Florida Bar News Article: E-filing glitches prove frustrating – May 15, 2013
This article appears in the May 15, 2013 edition of the FLorida Bar News, you can see the original article by clicking HERE
By Gary Blankenship Senior Editor
From a lack of uniformity between counties to slow confirmations to difficulties in fixing errors, Florida lawyers are working their way through the state’s new e-filing system.
While it may prove frustrating at times, Tim Smith, chair of the Florida Courts E-Filing Authority, said the authority takes seriously the issues filers are reporting and is committed to identifying solutions and adding efficiencies moving forward.
A month and a half in, here is what some lawyers have found:
Dawn Ellis of Floral City handles probate cases all over Florida. For her, the Florida courts’ new mandatory electronic filing system for civil cases is not helpful.
She’s found that not all counties are accepting filings through the new statewide portal. Procedures and portal pull-down menus for filing vary county to county. When she pays filing fees through the portal using a credit card, the resulting statement has no details about which fees were paid for which cases, creating a bookkeeping headache.
One county rejected a petition because exhibits were attached in the same filing, Ellis said. Yet two others rejected petitions because the exhibits were not attached to the same filing.
“The system is killing me,” Ellis said. “You can’t do good; you can’t do the right thing.”
Ft. Lauderdale attorney Ernest Kollra, who handles primarily landlord/tenant issues, has a different problem. It’s taking days, and sometimes weeks, to get a case number when he files eviction cases, which effectively delays those cases.
He recounted filing several cases April 10. On May 1, he was still waiting for case numbers. “I know these people; I know these clerks work their tails off. I don’t understand it,” he said.
Kollra noted that a mailed notice to tenants is required in eviction cases, and attorneys must supply an addressed, stamped envelope to the clerk. Before e-filing, lawyers would have someone deliver the eviction action to the courthouse, with an extra copy and envelope, and clerks would mail that copy after assigning a case number. Now, he said, attorneys have to wait for the case number and then send someone to the courthouse with the envelope, essentially making the e-filing redundant, from the lawyer’s perspective.
Clearwater attorney Andy Sasso, a member of the Bar Board of Governors, ran into a problem encountered by other attorneys when he made a mistake in filing a document. He scanned the required confidentiality statement with an annual guardianship filing only to discover the electronic filing system wanted the confidentiality statement filed separately (there’s actually a section right above where a document is to be added where the confidential form is linked, ready to fill out and submit). The filing went into a special holding queue until the problems could be resolved.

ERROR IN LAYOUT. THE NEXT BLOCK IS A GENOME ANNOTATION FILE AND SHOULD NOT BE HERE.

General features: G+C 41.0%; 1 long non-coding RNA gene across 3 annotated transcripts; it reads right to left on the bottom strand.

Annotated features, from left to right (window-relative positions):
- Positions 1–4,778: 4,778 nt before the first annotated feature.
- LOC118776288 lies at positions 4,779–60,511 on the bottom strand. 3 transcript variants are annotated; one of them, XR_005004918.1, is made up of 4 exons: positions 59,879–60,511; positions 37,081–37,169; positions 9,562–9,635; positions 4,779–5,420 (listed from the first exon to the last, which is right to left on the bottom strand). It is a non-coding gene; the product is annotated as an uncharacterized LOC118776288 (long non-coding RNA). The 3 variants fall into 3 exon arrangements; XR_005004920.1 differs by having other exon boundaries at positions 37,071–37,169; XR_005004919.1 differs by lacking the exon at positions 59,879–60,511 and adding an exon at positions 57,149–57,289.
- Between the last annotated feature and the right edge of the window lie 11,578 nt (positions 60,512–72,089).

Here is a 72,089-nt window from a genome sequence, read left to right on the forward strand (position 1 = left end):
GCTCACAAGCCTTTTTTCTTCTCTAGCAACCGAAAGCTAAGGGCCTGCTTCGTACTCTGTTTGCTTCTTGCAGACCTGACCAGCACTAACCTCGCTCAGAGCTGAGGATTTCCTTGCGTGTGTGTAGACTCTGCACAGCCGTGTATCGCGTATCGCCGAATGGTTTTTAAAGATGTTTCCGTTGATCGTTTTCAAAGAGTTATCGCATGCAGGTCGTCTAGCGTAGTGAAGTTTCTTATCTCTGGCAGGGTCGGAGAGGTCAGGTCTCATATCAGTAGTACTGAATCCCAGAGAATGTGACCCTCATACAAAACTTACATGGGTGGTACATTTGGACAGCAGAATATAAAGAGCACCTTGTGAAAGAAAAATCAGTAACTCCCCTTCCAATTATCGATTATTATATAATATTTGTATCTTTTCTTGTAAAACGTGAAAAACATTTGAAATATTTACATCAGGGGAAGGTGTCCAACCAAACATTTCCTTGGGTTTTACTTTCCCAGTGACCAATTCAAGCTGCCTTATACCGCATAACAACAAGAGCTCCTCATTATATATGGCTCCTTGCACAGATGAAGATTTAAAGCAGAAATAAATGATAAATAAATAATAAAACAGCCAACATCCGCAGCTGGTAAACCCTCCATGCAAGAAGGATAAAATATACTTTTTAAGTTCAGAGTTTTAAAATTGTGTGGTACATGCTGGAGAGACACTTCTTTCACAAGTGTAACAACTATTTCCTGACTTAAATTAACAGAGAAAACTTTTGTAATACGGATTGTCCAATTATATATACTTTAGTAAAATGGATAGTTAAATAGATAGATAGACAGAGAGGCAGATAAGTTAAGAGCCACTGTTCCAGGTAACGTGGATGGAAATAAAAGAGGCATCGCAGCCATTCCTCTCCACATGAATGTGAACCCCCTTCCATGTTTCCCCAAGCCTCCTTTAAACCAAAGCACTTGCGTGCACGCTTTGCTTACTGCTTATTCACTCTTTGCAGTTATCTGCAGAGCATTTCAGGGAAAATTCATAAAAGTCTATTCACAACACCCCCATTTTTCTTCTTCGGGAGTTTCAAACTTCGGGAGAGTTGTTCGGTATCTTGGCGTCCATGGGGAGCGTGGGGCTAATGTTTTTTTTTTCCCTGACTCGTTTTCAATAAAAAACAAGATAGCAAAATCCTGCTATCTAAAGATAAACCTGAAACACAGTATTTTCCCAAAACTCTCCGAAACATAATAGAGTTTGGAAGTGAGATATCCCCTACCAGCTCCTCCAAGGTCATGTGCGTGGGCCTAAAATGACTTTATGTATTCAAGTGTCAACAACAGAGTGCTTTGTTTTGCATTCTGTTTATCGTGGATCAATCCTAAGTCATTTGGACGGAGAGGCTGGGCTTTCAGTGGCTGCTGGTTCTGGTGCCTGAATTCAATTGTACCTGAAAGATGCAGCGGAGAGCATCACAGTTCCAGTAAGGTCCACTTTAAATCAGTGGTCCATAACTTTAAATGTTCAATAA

So Sasso redid the filing with separate documents for the filing and the disclosure. But when he got to the part where he clicked to submit the corrected filing, the submit button was not active. The corrected documents could not be filed.
Sasso contacted his local clerk’s office, and was advised he needed to contact the help desk for the statewide e-filing portal. But the help desk, as expected, was overwhelmed with inquiries from lawyers. It took more than two weeks for a reply to Sasso’s e-filed inquiry. It advised him to contact his local clerk’s office.
By then, Sasso had fixed the problem, sort of. On advice from the local clerk’s office, he refiled the documents as a separate case and had them accepted. But, eventually, he received an automated notice reminding him the original filing was still in the holding queue, waiting to be corrected.
And so it goes as Florida lawyers grapple with the implementation of mandatory electronic filing for court cases.
The Florida Courts E-Filing Authority met last month saying the civil mandatory filing began on April 1 with relatively few problems.
“We expected there to be some growing pains as we all get used to new business processes. The authority is aware of the variation between counties and is working to try to address this. We will be reviewing this issue in depth at the May meeting, looking at standardized drop-down menus,” Smith said.
But there were problems, which proved worrisome to lawyers.
As Ellis found with her probate cases, two counties, in a March 25 administrative order from the Supreme Court, were given permission not to use the portal for e-filing and instead continue with their pre-existing, local e-filing systems. Those counties are Sarasota and Clay.